I suppose I feel a bit like an alcoholic when it comes to self-pity and that's why I'm so wary of it.
All of us feel self-pity at times. Almost everyone does—traumatic experiences or not. It’s an absolutely necessary step for those of us who were traumatized and who told ourselves for years: It wasn’t so bad. Necessary because it’s part of saying to ourselves that we mattered, that we didn’t deserve to have that happen, that we don’t ever have to let it happen again.
The trap is if we get stuck in self-pity. The trap is that we may believe it always has to be this way, that things will always go wrong for us, that we will always get hurt. And as long as we are trapped in this mentality, we increase the odds that it will happen because predators will see us coming a mile away. If we see ourselves as victims, that’s the role we’ll play out. If we begin to see ourselves, instead, as thrivers, that’s the role we’ll play out and we have a real shot at creating the lives we want to have.
The other danger is that if we’re been unhappy for a very long time—as so many survivors of childhood abuse are—unhappiness becomes our default emotion. Unhappiness feels “normal.” If we start to feel happy it may be so uncomfortable that we push ourselves back into the emotions we know so well.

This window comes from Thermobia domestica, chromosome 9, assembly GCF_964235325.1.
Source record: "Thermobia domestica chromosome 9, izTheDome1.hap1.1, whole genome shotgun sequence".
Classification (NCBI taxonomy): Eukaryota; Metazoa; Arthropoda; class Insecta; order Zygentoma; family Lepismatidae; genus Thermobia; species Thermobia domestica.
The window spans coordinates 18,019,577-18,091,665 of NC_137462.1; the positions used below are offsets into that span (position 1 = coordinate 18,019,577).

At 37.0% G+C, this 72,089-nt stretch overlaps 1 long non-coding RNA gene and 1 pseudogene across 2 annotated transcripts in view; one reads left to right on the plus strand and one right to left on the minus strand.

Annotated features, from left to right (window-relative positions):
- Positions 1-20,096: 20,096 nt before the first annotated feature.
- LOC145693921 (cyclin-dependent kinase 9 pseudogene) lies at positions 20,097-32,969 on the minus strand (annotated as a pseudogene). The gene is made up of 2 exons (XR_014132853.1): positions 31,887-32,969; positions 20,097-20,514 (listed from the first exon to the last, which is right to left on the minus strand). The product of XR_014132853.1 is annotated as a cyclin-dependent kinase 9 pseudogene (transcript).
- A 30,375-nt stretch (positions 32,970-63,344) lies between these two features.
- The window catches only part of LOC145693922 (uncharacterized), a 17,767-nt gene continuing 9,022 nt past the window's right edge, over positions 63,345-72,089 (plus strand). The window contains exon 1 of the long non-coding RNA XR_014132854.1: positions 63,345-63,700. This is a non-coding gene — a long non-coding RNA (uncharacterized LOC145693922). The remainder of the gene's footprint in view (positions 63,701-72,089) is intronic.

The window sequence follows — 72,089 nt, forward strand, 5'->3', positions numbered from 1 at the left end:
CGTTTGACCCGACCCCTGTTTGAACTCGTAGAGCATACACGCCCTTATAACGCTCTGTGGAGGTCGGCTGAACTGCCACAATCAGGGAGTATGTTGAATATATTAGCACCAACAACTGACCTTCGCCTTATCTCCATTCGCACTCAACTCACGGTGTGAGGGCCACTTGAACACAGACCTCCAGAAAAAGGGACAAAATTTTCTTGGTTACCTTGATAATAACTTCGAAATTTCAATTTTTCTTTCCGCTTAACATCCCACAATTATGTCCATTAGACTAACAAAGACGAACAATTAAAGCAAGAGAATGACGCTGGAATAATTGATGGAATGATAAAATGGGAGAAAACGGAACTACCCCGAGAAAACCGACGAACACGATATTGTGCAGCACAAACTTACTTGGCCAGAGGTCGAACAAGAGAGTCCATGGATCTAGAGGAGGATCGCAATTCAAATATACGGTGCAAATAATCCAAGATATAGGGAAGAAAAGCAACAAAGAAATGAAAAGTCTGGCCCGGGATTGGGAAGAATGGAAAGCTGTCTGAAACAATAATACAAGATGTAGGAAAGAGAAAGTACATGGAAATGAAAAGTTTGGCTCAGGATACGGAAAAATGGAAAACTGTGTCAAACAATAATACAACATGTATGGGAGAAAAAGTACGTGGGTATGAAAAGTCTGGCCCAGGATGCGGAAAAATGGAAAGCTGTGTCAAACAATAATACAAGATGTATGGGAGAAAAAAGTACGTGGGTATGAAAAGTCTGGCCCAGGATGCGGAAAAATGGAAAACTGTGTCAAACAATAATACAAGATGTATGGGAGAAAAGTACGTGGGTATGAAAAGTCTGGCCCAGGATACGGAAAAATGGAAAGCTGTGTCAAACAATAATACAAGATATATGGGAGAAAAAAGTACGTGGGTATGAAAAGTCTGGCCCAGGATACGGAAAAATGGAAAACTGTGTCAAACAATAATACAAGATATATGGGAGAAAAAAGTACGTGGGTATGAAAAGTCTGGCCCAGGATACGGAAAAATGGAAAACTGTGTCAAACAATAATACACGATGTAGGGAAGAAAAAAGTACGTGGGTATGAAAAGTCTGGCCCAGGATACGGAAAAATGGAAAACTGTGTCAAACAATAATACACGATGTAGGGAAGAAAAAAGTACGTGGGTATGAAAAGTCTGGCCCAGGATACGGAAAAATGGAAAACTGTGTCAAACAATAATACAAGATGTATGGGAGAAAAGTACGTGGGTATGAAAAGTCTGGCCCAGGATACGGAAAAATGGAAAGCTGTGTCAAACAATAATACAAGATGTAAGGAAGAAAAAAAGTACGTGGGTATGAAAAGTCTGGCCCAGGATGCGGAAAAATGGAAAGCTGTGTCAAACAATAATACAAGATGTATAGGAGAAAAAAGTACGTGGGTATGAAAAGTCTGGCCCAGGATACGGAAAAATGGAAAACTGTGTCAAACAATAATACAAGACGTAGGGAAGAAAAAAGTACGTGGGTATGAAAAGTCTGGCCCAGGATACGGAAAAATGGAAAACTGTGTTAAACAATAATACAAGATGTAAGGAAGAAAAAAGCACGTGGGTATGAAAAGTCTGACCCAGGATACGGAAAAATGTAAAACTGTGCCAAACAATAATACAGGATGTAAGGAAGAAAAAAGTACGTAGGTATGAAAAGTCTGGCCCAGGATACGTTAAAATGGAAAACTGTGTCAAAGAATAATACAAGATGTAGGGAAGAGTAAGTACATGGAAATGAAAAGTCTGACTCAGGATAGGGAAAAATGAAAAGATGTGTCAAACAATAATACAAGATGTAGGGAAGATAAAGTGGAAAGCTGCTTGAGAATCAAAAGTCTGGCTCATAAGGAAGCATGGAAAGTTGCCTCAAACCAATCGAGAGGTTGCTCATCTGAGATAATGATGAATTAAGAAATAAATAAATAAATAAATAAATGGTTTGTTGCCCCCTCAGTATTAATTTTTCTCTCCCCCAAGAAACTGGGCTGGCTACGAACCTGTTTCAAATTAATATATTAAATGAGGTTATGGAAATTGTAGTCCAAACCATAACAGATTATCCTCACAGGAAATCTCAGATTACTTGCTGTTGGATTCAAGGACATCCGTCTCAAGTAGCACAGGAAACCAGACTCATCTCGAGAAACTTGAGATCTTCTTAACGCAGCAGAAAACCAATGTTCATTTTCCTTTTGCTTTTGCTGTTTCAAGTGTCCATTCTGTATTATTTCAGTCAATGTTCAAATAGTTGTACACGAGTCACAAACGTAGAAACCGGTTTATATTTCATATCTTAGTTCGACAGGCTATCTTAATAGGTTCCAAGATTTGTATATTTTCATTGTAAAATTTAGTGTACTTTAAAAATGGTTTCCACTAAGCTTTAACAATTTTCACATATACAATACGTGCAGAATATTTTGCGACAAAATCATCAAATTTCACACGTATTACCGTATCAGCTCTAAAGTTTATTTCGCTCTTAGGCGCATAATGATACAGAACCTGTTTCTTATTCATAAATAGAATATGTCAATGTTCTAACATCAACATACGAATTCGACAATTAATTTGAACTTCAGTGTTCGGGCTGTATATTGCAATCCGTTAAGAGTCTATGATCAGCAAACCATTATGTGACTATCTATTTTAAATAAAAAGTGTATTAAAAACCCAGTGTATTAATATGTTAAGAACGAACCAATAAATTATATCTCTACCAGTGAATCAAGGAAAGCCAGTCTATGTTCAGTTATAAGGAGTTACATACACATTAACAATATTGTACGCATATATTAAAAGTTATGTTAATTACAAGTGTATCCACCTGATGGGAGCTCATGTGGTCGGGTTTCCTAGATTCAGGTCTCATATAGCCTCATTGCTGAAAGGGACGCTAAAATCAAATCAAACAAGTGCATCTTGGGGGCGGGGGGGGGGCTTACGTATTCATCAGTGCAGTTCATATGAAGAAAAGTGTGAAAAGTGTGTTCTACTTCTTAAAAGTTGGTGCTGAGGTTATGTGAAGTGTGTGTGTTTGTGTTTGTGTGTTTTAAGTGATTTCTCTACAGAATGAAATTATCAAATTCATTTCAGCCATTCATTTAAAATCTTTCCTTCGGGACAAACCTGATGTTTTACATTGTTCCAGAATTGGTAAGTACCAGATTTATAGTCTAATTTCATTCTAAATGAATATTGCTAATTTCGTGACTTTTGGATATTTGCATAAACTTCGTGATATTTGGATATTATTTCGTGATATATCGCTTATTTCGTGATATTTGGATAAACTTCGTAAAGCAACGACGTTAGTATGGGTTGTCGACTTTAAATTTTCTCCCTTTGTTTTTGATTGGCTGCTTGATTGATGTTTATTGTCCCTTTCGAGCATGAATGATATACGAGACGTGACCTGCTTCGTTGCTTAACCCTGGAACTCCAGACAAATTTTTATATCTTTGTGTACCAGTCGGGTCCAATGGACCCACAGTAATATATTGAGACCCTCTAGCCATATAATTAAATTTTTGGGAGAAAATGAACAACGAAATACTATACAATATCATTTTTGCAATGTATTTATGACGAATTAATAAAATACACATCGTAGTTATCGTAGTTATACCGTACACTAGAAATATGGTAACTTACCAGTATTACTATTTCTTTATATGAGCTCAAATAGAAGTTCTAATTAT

I know, I know—that sounds crazy. But...I remember the moment, on a gloomy, rainy spring day years ago, when I suddenly caught myself doing just that. I realized that if I started to feel happy, I’d put on music or read a book or pull up a memory that made me cry. That realization shocked me so much that I made a vow to ride out the weirdness and the discomfort until happiness became the default mode for me.
I didn’t know then that being happy was exactly what would give me the strength and resilience to be able to handle memories and process them more easily. I didn’t know then that the more I could let myself laugh, the easier it would be to heal. What I did know was that it was crazy for me not to celebrate every moment of laughter and happiness.
As I said, I feel like an alcoholic when it comes to self-pity. I'm afraid that if I sit too long with it, I'll slip back into letting that be the default mode again.
In a way, I suppose it’s like self-harm. It would be understandable if I did it. But there’s a part of me that’s too stubborn and too angry. There’s a part of me that says: Hey, the people who were supposed to love me when I was a kid didn’t. They hurt me badly. And I am sure as *$^#%$)*)#%@*^ NOT going to continue to do their work for them now!
There will always be moments when I feel bad. And I’ll sit with those for a bit and see where they lead me. At the same time, I’ll always also ask myself what good could come out of whatever situation is causing me pain and I will remind myself that now feeling happy and optimistic is my default mode. Like an alcoholic, it's hard for me to believe it will ever be safe to do anything else.
Sending blessings and safe and gentle (((((((hugs))))))),